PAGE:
Leaders with backpacks: ROTC members stand out at UMass Lowell

Robert Shaffer
Connector Contributor

To nonmember students, the uniformed cadets of UMass Lowell’s ROTC program stand apart on campus thanks to their noticeable composure, helpfulness and poise. While ROTC leadership said they keep a humble view of the program’s stature and activities, UMass Lowell nonmember students see cadets as a notable part of campus life.

Open to any UMass Lowell student, the Reserve Officer’s Training Corps (ROTC) allows students to get a glimpse of what is needed and can be expected in pursuing a military career. Based out of Mahoney Hall, the Army and the Air Force both have ROTC branches on campus.

The ROTC is an elective program that complements a student’s traditional college degree. The program’s selection of classes and training is designed to give cadets the knowledge needed to become successful Army or Air Force officers, said Army ROTC Military Science Instructor Scott Wallace. Wallace is one of three instructors from whom Army cadets learn.

Upon completion of the four-year ROTC program and receiving a college degree, cadets become officers in their respective military branches. Although the ROTC is primarily aimed at students who have an interest in becoming career military officers, they accept students of any major and any year, Wallace said.

Just as a four-year degree is divided into the freshman, sophomore, junior and senior years, the ROTC is broken down into Military Science years: MSI, MSII, MSIII and MSIV. Students do not have to commit to future military service until after they complete the MSII year, Wallace, who is the military science instructor for Army ROTC MSII cadets, said.

While academic in nature, the ROTC gives cadets the lessons and insights that are necessary in leading a successful military and civilian life. Wallace said the ROTC is, “a way for students to see what right looks like. It’s a leadership course.”

To students who are not in the ROTC, the leadership of cadets stands out among the UMass Lowell population. Nicholles Klevisha, an English major in his senior year, said that uniformed ROTC students project a sense of reserve and calm stronger than that of students not in the program.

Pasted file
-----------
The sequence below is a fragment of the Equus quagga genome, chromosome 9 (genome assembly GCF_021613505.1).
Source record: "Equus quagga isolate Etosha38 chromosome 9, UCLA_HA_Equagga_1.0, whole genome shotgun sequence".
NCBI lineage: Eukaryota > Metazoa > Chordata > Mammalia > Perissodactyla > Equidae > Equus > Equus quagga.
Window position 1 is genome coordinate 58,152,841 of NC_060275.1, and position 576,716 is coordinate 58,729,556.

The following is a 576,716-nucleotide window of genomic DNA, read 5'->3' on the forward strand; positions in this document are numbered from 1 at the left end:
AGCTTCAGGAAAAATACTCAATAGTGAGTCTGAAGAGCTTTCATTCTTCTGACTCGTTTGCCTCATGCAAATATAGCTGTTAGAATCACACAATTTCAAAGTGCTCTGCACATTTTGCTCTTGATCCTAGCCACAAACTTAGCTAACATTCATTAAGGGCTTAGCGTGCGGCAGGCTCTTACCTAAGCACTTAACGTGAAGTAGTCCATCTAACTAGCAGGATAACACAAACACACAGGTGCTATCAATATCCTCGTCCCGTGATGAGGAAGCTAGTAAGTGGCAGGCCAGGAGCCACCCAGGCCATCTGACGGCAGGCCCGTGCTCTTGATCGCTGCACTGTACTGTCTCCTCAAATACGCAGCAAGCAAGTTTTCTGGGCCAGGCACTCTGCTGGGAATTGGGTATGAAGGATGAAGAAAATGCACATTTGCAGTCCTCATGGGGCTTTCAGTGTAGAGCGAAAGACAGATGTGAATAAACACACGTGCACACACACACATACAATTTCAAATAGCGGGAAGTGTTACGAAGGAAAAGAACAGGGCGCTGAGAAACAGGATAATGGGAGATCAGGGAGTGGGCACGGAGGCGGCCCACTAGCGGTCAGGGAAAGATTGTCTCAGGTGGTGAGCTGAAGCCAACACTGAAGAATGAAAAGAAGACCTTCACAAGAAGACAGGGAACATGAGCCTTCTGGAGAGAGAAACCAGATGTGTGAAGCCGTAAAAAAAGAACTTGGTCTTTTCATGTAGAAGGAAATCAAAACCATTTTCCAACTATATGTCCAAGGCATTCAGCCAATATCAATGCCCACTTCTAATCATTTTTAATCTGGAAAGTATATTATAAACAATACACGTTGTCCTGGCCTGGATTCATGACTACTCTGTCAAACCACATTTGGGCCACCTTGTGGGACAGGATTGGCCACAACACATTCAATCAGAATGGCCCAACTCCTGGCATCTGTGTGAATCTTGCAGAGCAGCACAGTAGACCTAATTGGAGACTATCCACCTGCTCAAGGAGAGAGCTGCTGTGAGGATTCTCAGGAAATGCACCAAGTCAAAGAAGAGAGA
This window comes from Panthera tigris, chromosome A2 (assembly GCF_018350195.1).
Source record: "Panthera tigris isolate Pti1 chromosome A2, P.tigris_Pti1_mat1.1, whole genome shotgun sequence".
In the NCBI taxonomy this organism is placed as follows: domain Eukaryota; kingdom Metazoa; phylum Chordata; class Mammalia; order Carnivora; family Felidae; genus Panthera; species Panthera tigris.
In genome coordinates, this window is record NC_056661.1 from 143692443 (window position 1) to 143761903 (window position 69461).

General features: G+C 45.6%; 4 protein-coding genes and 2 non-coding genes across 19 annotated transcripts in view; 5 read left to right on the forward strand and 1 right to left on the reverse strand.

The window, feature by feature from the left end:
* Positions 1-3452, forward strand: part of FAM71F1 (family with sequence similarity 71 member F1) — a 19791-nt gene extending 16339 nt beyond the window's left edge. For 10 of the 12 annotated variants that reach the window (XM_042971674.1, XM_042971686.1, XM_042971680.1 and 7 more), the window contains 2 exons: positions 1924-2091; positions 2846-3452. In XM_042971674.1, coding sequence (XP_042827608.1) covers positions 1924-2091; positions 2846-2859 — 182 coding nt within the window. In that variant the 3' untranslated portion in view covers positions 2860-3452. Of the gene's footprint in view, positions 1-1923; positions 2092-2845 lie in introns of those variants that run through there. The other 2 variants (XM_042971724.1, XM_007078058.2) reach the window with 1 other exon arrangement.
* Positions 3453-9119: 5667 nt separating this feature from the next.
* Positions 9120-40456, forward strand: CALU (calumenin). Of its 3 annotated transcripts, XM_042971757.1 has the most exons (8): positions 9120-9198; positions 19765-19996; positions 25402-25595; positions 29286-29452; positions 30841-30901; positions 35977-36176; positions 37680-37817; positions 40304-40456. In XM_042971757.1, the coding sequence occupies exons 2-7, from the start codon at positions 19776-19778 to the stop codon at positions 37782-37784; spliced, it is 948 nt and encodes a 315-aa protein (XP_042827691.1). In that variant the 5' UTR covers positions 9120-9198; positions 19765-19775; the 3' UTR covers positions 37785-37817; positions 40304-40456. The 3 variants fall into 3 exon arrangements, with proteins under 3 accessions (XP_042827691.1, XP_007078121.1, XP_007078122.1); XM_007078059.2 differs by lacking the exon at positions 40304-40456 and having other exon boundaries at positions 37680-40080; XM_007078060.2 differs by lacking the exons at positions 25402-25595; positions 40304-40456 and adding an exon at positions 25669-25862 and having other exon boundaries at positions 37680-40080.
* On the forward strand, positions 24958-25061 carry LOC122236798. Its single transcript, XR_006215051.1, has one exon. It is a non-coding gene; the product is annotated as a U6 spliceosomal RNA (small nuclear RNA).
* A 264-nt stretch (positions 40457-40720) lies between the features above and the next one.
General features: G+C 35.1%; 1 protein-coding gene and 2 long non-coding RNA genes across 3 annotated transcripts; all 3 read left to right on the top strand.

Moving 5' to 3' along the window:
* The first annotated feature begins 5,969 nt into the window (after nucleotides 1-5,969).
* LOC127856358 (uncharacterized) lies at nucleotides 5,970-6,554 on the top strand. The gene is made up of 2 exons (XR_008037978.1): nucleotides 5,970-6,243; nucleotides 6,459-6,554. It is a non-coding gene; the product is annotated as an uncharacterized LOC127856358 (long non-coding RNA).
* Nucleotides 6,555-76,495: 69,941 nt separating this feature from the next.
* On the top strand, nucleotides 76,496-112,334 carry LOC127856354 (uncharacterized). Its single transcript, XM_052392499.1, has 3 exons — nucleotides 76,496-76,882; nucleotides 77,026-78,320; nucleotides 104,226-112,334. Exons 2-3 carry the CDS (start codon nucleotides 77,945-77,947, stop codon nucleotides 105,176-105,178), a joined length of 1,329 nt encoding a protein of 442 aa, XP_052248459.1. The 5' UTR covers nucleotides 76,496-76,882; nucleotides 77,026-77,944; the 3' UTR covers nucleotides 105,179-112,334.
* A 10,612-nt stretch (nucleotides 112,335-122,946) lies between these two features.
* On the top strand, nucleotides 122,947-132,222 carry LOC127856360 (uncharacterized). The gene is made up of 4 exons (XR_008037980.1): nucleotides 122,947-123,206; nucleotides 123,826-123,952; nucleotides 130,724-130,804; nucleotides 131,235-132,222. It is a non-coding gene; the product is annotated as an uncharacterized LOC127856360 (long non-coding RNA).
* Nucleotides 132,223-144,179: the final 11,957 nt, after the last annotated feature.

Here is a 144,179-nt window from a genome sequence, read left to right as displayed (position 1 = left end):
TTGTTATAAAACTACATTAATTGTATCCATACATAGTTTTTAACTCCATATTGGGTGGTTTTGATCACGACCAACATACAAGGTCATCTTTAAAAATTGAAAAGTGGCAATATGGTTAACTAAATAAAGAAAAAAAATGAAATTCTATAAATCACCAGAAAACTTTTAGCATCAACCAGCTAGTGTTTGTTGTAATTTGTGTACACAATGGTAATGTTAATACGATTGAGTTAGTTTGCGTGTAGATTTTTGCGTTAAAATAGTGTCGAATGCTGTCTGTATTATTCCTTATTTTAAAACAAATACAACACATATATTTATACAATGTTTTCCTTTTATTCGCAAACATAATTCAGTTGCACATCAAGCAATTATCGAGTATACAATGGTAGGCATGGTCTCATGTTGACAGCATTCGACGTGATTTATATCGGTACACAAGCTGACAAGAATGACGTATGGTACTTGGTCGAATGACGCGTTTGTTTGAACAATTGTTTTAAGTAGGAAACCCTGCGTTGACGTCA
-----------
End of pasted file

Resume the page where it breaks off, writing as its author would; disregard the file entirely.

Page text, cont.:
Walking around South Campus, Klevisha said he has seen cadets drilling in practice for various military tasks. “I find it fascinating,” he said. “Intrigue is the overall feeling.”

Students have also taken note of how outgoing and helpful cadets are. “They are pretty nice dudes,” said junior William Dansereau, a criminal justice major.

Through experiences with ROTC members at Marshall University and UMass Lowell, Dansereau said that he has found cadets to be eager to lend a hand to others. “They will always give you a response to a question,” Dansereau said.

The interested, respectful reaction of students is something Wallace said he and others in the ROTC acknowledge and appreciate. Wallace said that the UMass Lowell campus is a welcoming place for cadets and there is no trouble or friction to be found. “If even anything, we’re ignored,” he said in jest.

Paige Maguire, a junior at UML, said she has seen first-hand the high level of conduct ROTC cadets are known for.

Maguire said she had considered joining the ROTC when she was an underclassman. “I have a few friends in the program,” she said. “There’s a lot you can do with it.”

Maguire once saw a cadet salute one of her friends due to differences in rank. She said she was impressed by the level of respect and commitment that existed between the two cadets, though they were of the same age.

Wallace said the ideal ROTC candidates are those who can be described using the abbreviation S.A.L.: student, athlete, leader. According to student responses, the cadets that fit this abbreviation are a unique and special part of the UMass Lowell community. “It’s a reputable group,” Maguire said.


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